Club Ed: Genesis Barraza Gains New Perspectives through Debate
By AnaChristina Arana, Senior Communication Studies Major
Today’s Club Ed features Senior Communication Studies Major Genesis Barraza’s involvement in the debate team. In this interview, Genesis shares what students can gain from participating in the club.
Could you please describe the opportunities the debate team provides for students?
Students engage in various types of public speaking through the debate team. Members participate in public debates and compete at intercollegiate tournaments at the novice, junior varsity, or varsity level. It also provides opportunities to participate in individual events, including persuasive speeches, impromptu speeches, and original oratory.
What is the structure of the events the team participates in?
The team participates in three types of debates: policy, parliamentary, and Lincoln-Douglas. In policy debates, students are given one topic for the year to prepare arguments for different tournaments. For parliamentary and Lincoln-Douglas debates, they are given new topics each time. At each tournament, students debate in front of one judge for six rounds to determine their qualification for the semi-final and final rounds. If they qualify, they compete for majority vote among three judges.
The intercollegiate tournaments the team participates in each year are the Golden State Season Opener, Southwestern College Hannie Shaft Tournament, California State University Northridge (CSUN) Robert Barbera Invitational, Las Vegas Classic Invitational Collegiate Debate Tournament, Western Policy Debate Championship, and Division I Qualifier and Pacific Championship.
Why did you decide to join the debate team?
I joined in October 2015 during my freshman year. I always had an interest in debate, but because my high school did not offer the program, I did not have the opportunity until coming to USF. I learned about the team from my public speaking professor, Orion Steele, who joked that I would be good at debate due to my persistence during a class discussion. I was intrigued, so I asked for the coach’s contact information and reached out. Now I participate in policy debate at the varsity level, with Steele as the current coach.
Could you please share a memorable experience you had as a member of the team?
The best experience I had on the debate team was when my partner, Senior Nicolas Landeros, and I won our first tournament at the Western Policy Debate Championship on March 11, 2016, solidifying our move up from novice to junior varsity. Because we were in the top seed, we were selected to participate in a by-round, where we qualified for semi-finals. As semi-finals progressed, we became stronger and more confident. In the final round, Nicholas and I faced two students that defeated us at our first tournament. I felt both admiration and intimidation toward my opponents, so when my team won, I felt a great sense of accomplishment.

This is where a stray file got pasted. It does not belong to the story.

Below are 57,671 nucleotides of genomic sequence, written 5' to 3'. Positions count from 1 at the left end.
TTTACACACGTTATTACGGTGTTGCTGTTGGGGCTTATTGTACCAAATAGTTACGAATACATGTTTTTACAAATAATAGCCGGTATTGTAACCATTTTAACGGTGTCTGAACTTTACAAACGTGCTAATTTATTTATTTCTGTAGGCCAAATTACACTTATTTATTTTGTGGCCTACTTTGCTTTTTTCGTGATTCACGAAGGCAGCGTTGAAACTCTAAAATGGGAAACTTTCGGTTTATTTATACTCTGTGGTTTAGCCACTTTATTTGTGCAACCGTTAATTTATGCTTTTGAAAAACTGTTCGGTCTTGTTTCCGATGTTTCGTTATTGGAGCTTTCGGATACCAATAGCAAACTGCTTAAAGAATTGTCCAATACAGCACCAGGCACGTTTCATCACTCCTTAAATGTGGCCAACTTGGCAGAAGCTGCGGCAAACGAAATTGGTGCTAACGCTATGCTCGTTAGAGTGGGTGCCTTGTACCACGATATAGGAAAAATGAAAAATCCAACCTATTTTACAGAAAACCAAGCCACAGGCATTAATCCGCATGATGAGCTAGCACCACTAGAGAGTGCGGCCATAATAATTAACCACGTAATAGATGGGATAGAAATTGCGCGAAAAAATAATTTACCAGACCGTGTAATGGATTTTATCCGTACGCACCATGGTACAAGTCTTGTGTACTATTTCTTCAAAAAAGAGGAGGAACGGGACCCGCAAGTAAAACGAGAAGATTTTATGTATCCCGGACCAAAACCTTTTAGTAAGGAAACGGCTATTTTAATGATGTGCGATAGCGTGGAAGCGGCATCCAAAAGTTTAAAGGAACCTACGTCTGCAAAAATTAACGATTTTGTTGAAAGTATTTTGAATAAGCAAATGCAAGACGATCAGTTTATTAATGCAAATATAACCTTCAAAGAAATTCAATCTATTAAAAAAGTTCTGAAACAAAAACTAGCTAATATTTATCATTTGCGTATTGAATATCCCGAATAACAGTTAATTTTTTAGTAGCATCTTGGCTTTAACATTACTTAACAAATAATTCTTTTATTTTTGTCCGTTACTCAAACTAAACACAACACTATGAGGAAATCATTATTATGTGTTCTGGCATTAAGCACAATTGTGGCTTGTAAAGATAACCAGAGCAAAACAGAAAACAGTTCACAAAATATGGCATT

From left to right: Assistant Coach and Senior Graysen Stille, Senior Genesis Barraza, Senior Nicolas Landeros, and Coach Orion Steele pose with the plaque that Genesis and Nicholas earned for First Place Novice Division at the Western Policy Debate Championship Tournament 2016.
What might students gain from joining the debate team?
It provides new perspectives and transferrable skills. Debate allows students to improve their public speaking skills, which are essential in every profession. It changes the way an individual looks at the world by allowing them to see a clear breakdown of everyone’s ideas. It also helps individuals understand their own place in the world, as they start to recognize why they think the way they do.
Participating in debate helps you show up in the world. Curiosity is not necessarily encouraged in our upbringings, but debate helps us question why things are the way they are. As a person of color who was always shunned as the “sassy one” or the “smart mouth,” it validates my opinions and gives me room to express them.
How can students get involved in the debate team?
We are a close-knit community consisting of 12 students, and we are always seeking new members and perspectives. Most members watch and practice with the team before participating in debates. Students interested in debate are encouraged to attend meetings and support the team, as we could always use a new set of eyes for our arguments.
The debate team meets on Tuesdays from 6 to 9 p.m. in Kalmanovitz Hall, Room 365. Students may contact the coach, Professor Orion Steele, at firstname.lastname@example.org or me at email@example.com. To learn more about debate, I also recommend taking Steele’s course on Argumentation and Debate.